Light and shade on the milk market

Challenges at the beginning of 2024

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"At the beginning of 2024, the dairy market has both light and shade," says Peter Stahl, Chairman of the German Dairy Industry Association, at the 14th Berlin milk Forum. Producer prices are at a historically high level and the volumes of milk produced are roughly the same as in the previous year. The sales markets are currently lacking impetus, only butter and cheese are characterized by a good demand situation. The increasing political demands for the implementation of Article 148, the ideas for regulating pasture farming, freedom from deforestation and the Supply Chain Act are thought-provoking. In the end, these all lead to more bureaucracy without creating more added value.

The development of Article 148 of the CMO is a particular cause for concern. Following the Federal Ministry of Agriculture's 2023 summer conference, the BMEL presented a results program in mid-March 2024. This envisages that the contractual relationships between milk producers and processors will be regulated by law, based on the old EU legislation from 2013. However, the current plan is not supported by the vast majority of German milk producers - and the aforementioned summer conference came to completely different conclusions. The current paper is therefore not a consensus. "As the MIV, we cannot understand where the justification for further interventions in the market organization should come from," Peter Stahl reiterates his position on this point.

The association is also critical of regulating the issue of pasture milk by law and not relying on the industry's solutions that work in practice. For pasture milk, cattle must be on pasture for at least six hours on at least 120 days. This definition has recently been confirmed by the courts. However, the federal government now wants to tighten this definition. Among other things, minimum forage areas and controls are planned. "Germany does not have to go it alone on this point, there are no regulations on this in Europe," says the MIV Chairman. "This is unnecessary bureaucracy and ignores reality," he criticizes.

Pasture milk is enjoying increasing popularity within the dairy industry and among consumers, as shown by sales trends in the food retail sector in recent years. While the consumer milk market has been suffering for several years, and not just in Germany, sales figures for pasture milk have risen to over 11% of the consumer milk market. At around +36%, the increase in the plant-based drinks sector has almost tripled by 2023.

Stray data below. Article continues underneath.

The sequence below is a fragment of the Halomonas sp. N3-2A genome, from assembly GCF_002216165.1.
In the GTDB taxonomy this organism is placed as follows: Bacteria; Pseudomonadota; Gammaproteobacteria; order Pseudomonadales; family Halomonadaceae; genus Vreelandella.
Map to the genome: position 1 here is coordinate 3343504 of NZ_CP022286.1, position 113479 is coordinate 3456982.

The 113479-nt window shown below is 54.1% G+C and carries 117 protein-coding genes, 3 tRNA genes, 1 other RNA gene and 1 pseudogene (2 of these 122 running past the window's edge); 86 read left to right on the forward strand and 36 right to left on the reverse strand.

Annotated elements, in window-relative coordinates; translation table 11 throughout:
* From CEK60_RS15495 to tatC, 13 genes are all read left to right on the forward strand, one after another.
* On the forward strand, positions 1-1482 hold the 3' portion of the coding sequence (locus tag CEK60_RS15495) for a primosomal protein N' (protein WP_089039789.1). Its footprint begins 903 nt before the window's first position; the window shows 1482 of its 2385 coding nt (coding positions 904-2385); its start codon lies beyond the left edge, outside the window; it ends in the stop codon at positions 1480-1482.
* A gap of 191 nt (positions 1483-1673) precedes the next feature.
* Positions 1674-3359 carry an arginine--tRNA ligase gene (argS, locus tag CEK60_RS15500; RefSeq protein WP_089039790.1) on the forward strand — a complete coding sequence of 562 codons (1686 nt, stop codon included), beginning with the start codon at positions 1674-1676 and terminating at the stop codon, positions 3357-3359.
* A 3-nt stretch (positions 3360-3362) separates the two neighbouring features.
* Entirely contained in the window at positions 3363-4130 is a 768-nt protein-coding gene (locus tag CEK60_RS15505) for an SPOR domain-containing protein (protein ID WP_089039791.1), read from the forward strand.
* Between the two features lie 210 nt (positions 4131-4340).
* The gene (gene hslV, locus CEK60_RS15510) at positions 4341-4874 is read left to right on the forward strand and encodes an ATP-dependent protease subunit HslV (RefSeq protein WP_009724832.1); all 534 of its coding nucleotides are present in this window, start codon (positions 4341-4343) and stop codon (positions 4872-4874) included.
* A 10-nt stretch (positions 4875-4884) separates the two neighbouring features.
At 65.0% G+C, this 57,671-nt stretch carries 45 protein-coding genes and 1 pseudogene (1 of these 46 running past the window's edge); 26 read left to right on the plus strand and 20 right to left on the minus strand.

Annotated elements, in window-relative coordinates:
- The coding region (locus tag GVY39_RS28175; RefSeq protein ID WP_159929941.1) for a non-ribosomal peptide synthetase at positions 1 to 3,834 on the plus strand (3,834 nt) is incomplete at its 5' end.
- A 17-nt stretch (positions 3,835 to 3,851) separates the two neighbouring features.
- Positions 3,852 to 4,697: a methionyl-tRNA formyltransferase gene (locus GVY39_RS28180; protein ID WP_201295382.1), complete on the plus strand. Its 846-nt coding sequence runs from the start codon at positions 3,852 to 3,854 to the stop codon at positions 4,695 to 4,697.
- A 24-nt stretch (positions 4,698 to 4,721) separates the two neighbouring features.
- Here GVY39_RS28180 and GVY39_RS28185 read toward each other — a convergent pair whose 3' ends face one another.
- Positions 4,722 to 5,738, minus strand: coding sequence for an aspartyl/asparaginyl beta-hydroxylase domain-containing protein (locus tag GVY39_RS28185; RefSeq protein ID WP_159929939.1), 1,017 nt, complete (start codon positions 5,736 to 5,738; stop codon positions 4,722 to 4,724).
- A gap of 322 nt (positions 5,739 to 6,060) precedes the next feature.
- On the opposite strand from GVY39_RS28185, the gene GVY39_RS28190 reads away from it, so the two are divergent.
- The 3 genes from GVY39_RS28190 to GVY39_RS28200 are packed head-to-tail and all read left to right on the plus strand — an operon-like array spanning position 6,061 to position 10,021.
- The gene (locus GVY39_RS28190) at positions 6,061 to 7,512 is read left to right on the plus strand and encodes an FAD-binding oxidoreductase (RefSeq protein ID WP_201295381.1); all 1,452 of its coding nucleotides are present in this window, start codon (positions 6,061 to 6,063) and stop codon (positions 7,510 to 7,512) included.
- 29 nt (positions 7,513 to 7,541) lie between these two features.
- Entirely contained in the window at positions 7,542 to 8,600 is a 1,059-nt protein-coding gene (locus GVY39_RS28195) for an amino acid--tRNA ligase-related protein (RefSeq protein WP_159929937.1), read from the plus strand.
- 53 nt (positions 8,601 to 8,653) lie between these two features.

Consumers' buying interest has shifted overall in times of crisis. Consumers are saving on food because they no longer have as much money in their pockets due to inflation and high energy prices. As a result, some products are under pressure, with opportunities in the fat sector. In such times of crisis, consumers tend to look at the price. This also applies to the international market, where exports of milk and dairy products have recently lost momentum amid tight stocks. On the one hand, China has significantly increased its own production in the past year, while on the other hand New Zealand has adjusted its product portfolio and at the same time has advantages due to various trade agreements.

Irrespective of purchasing behavior, experts from the German Nutrition Society (DGE) recommend consuming less animal-based food. Overall, three quarters of the daily requirement should be covered by plant-based products. From a nutritional point of view, the DGE is facing a strong headwind because milk is an important source of high-quality protein and essential amino and fatty acids. The DGE recommendations do not reflect the habits of consumers and people's health statuses also differ. Preventive physicians even warn that adherence to the recommendations can lead to nutritional deficiencies.

Turning point, the theme of this year's Milk Forum, means not least adapting, being flexible and finding new ways to grow together. The world is becoming increasingly complex, everything is connected to everything else. "Healthy nutrition is important, as are climate protection and animal welfare. The demands on companies are increasing. Politicians must be aware that the people in the companies must not be overburdened, they must find a way to ensure that the food industry in Germany also has a perspective," Peter Stahl summarizes the industry meeting.

Note: This article has been translated using a computer system without human intervention. LUMITOS offers these automatic translations to present a wider range of current news. Since this article has been translated with automatic translation, it is possible that it contains errors in vocabulary, syntax or grammar. The original article in German can be found here.

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